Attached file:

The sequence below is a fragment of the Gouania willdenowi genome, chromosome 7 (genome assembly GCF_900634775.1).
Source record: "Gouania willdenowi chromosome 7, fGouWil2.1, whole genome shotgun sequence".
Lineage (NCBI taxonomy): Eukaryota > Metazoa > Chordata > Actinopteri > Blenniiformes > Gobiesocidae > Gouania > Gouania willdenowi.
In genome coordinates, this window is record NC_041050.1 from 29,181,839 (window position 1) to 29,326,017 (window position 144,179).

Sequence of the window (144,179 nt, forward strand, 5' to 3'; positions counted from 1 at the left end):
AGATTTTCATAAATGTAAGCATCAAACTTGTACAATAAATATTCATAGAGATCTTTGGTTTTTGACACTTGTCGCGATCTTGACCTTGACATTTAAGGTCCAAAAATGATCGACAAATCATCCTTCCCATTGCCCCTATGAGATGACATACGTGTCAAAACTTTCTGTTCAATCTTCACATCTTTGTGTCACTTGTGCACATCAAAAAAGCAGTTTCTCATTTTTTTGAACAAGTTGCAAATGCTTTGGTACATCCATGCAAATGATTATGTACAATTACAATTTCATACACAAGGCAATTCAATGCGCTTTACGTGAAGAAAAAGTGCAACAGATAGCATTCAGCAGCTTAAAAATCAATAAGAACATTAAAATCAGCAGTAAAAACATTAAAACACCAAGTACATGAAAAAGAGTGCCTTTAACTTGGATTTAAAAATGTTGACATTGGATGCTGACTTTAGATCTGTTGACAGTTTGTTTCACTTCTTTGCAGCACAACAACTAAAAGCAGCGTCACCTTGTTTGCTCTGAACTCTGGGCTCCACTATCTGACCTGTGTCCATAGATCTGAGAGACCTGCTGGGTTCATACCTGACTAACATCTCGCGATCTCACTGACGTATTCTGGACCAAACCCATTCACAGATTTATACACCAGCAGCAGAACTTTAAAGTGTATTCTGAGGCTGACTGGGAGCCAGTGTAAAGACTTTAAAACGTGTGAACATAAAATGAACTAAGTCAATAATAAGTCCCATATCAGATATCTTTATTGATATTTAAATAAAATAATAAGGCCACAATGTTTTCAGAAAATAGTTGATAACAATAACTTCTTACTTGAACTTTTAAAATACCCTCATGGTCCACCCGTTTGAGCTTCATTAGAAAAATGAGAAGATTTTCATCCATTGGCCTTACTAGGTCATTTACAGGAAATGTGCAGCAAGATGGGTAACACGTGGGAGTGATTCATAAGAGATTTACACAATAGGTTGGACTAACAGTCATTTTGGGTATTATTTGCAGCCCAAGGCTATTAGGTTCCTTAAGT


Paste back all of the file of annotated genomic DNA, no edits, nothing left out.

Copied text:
The sequence below is a fragment of the Gouania willdenowi genome, chromosome 7 (genome assembly GCF_900634775.1).
Source record: "Gouania willdenowi chromosome 7, fGouWil2.1, whole genome shotgun sequence".
Lineage (NCBI taxonomy): Eukaryota > Metazoa > Chordata > Actinopteri > Blenniiformes > Gobiesocidae > Gouania > Gouania willdenowi.
In genome coordinates, this window is record NC_041050.1 from 29,181,839 (window position 1) to 29,326,017 (window position 144,179).

Sequence of the window (144,179 nt, forward strand, 5' to 3'; positions counted from 1 at the left end):
AGATTTTCATAAATGTAAGCATCAAACTTGTACAATAAATATTCATAGAGATCTTTGGTTTTTGACACTTGTCGCGATCTTGACCTTGACATTTAAGGTCCAAAAATGATCGACAAATCATCCTTCCCATTGCCCCTATGAGATGACATACGTGTCAAAACTTTCTGTTCAATCTTCACATCTTTGTGTCACTTGTGCACATCAAAAAAGCAGTTTCTCATTTTTTTGAACAAGTTGCAAATGCTTTGGTACATCCATGCAAATGATTATGTACAATTACAATTTCATACACAAGGCAATTCAATGCGCTTTACGTGAAGAAAAAGTGCAACAGATAGCATTCAGCAGCTTAAAAATCAATAAGAACATTAAAATCAGCAGTAAAAACATTAAAACACCAAGTACATGAAAAAGAGTGCCTTTAACTTGGATTTAAAAATGTTGACATTGGATGCTGACTTTAGATCTGTTGACAGTTTGTTTCACTTCTTTGCAGCACAACAACTAAAAGCAGCGTCACCTTGTTTGCTCTGAACTCTGGGCTCCACTATCTGACCTGTGTCCATAGATCTGAGAGACCTGCTGGGTTCATACCTGACTAACATCTCGCGATCTCACTGACGTATTCTGGACCAAACCCATTCACAGATTTATACACCAGCAGCAGAACTTTAAAGTGTATTCTGAGGCTGACTGGGAGCCAGTGTAAAGACTTTAAAACGTGTGAACATAAAATGAACTAAGTCAATAATAAGTCCCATATCAGATATCTTTATTGATATTTAAATAAAATAATAAGGCCACAATGTTTTCAGAAAATAGTTGATAACAATAACTTCTTACTTGAACTTTTAAAATACCCTCATGGTCCACCCGTTTGAGCTTCATTAGAAAAATGAGAAGATTTTCATCCATTGGCCTTACTAGGTCATTTACAGGAAATGTGCAGCAAGATGGGTAACACGTGGGAGTGATTCATAAGAGATTTACACAATAGGTTGGACTAACAGTCATTTTGGGTATTATTTGCAGCCCAAGGCTATTAGGTTCCTTAAGT